There won't be any disappointment, anger, hurt or jealousy if we truly love somebody unconditionally. As if we are over-powered by anger and jealousy, we might say or do something that will hurt our partner and the person whom he or she loves. Then how can we say we 'love' our partner, if we will do or say something that will hurt him or her, and the person whom he or she loves so much? It clearly indicates that we don't really love our partner, but we only want to possess him or her to be 'mine'. And if somebody is going to take away something that belongs to 'I', 'I' will be angry and unhappy.

Out of attachment and possessiveness towards the relationship and the person in the relationship with us, we feel the need to 'protect' this relationship, we will have fear and worry of losing this person and the relationship that we have. We might do something that will hurt ourselves, or the person whom we think we 'love' so much, and those whom he or she loves so much, when things don't happen the way that we would like them to be.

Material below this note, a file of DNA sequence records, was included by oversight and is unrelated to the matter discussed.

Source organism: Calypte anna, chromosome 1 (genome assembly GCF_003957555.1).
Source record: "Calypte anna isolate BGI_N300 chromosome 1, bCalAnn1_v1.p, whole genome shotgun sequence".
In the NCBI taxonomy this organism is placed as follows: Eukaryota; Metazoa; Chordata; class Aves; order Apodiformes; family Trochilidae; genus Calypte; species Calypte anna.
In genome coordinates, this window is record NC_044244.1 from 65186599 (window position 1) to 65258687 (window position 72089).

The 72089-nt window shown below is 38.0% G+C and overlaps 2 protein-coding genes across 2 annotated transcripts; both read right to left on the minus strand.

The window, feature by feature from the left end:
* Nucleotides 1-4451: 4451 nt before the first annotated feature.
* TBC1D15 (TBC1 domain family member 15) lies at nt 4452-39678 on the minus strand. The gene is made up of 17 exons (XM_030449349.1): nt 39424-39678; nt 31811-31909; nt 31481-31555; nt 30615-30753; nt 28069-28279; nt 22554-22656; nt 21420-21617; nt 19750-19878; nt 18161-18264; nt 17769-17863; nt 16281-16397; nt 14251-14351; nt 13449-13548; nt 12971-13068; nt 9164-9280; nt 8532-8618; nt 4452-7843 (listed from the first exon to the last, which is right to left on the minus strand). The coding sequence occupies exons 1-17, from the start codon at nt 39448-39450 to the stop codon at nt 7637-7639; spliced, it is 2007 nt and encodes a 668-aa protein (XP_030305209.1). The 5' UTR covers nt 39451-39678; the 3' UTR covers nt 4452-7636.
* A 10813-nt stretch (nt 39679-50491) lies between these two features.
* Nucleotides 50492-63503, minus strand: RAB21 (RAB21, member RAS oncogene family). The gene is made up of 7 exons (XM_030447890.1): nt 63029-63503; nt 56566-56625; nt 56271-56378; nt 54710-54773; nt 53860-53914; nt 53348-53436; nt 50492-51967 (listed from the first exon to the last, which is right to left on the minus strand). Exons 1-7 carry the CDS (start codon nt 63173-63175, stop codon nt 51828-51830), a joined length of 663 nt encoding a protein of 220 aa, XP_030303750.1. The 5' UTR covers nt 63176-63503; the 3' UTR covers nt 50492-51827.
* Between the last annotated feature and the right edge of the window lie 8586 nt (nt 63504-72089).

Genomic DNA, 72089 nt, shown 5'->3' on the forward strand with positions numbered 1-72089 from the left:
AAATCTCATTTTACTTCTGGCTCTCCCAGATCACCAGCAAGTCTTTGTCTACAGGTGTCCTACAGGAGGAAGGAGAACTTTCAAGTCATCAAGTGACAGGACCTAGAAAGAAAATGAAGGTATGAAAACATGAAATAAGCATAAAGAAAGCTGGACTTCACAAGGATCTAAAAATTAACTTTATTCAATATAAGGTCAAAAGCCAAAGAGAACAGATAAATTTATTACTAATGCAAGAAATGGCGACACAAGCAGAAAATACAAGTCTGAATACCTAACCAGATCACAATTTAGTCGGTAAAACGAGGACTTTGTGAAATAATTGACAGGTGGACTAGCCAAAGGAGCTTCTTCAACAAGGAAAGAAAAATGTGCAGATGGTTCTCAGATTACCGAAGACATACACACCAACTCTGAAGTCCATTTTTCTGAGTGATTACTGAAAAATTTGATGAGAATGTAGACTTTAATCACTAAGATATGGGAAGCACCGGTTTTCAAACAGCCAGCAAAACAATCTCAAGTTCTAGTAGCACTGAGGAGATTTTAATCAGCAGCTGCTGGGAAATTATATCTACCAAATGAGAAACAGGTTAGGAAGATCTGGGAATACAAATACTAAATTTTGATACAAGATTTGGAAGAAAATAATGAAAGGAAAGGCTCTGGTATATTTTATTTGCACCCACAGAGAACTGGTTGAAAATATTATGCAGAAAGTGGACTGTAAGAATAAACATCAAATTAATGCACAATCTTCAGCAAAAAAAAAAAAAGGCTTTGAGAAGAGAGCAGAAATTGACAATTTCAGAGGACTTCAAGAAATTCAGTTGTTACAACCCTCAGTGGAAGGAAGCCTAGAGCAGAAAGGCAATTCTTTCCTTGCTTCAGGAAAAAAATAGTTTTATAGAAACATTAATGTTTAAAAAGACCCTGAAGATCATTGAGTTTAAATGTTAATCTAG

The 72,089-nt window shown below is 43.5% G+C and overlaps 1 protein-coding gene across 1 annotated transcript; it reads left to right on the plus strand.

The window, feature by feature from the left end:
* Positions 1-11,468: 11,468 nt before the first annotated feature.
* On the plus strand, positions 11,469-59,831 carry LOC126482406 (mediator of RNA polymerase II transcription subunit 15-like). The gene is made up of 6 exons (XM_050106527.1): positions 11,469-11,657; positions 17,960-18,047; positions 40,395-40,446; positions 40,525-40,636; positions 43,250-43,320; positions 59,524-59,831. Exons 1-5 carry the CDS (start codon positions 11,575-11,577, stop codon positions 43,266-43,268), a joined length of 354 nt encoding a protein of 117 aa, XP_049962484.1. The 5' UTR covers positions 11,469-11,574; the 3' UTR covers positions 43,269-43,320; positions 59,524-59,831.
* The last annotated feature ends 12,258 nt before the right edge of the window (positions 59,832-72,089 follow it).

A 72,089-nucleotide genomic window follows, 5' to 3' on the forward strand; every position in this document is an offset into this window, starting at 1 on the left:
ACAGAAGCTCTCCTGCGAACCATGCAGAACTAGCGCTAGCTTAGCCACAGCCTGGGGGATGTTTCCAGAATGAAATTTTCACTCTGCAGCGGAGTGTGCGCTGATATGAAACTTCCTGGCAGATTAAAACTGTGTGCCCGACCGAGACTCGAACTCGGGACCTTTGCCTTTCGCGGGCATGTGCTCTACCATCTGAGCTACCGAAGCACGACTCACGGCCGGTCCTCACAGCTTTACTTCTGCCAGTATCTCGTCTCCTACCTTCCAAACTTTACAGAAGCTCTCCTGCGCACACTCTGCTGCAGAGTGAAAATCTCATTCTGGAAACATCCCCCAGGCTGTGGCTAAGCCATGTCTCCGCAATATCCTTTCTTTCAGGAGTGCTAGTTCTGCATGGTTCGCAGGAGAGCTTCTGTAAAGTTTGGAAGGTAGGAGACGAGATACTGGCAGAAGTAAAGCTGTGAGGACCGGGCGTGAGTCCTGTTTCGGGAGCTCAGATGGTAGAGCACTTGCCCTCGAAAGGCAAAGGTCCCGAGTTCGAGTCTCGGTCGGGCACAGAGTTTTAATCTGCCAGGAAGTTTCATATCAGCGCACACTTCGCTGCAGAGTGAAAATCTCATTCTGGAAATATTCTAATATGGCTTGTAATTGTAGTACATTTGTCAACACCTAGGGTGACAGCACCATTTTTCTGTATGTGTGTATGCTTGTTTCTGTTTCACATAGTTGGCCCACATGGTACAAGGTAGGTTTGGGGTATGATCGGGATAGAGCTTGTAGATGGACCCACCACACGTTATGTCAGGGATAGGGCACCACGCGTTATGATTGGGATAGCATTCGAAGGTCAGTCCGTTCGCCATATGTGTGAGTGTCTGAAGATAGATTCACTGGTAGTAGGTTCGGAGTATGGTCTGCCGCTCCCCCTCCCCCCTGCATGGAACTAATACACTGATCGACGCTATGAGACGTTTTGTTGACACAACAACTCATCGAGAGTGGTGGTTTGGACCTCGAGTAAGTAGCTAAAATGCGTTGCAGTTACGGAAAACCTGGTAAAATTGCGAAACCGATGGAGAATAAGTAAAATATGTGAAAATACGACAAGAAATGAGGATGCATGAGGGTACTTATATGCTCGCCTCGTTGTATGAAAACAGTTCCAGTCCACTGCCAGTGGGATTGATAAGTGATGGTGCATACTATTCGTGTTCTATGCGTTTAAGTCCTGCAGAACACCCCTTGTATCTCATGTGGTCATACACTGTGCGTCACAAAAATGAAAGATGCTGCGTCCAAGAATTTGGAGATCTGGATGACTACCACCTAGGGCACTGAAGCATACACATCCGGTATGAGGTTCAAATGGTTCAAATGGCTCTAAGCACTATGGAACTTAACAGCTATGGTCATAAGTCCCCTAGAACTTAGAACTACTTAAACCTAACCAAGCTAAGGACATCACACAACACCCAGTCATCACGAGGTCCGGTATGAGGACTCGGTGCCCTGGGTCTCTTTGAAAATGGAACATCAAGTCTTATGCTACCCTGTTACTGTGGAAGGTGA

This type of 'love' is purely egoistic selfish passionate possessiveness and attachment, with selfish desires and expectations. This type of selfish love only bring unhappiness in ourselves and in the person whom we think we 'love' so much. We are being not free to love somebody, full of doubts, jealousy, fear and worry all the time, and the person whom we 'love' also is not free being 'loved' or 'possessed' by us.

Only unconditional love without expectation will promote peace, happiness and freedom in ourselves and in the person whom we love.

If we need to change ourselves to be 'somebody else' whom we are not, or do something to please someone in order to have him or her to love us in return, then this also doesn't bring peace and happiness. As he or she doesn't really love us the way as we are, but will only 'loves' us when we behave the way that he or she likes and agrees with. Or else he or she doesn't want to 'love' us anymore.

We need to allow the other person to be free to be who he or she is, without expecting he or she to be the way that we would like him or her to be.

And thus even though the qualities in us change all the time, our physical appearance, condition and abilities, our personality, feelings and behaviors, our likes and dislikes also will be changing from time to time, but we will love each other as we are, accepting all our changes as they are. We just love unconditionally without expecting anything in return.

If somebody doesn't love us, or doesn't love us anymore, it is not because we are not good enough. We shouldn't blame ourselves when relationship didn't turn out 'nicely' as how we like it to be.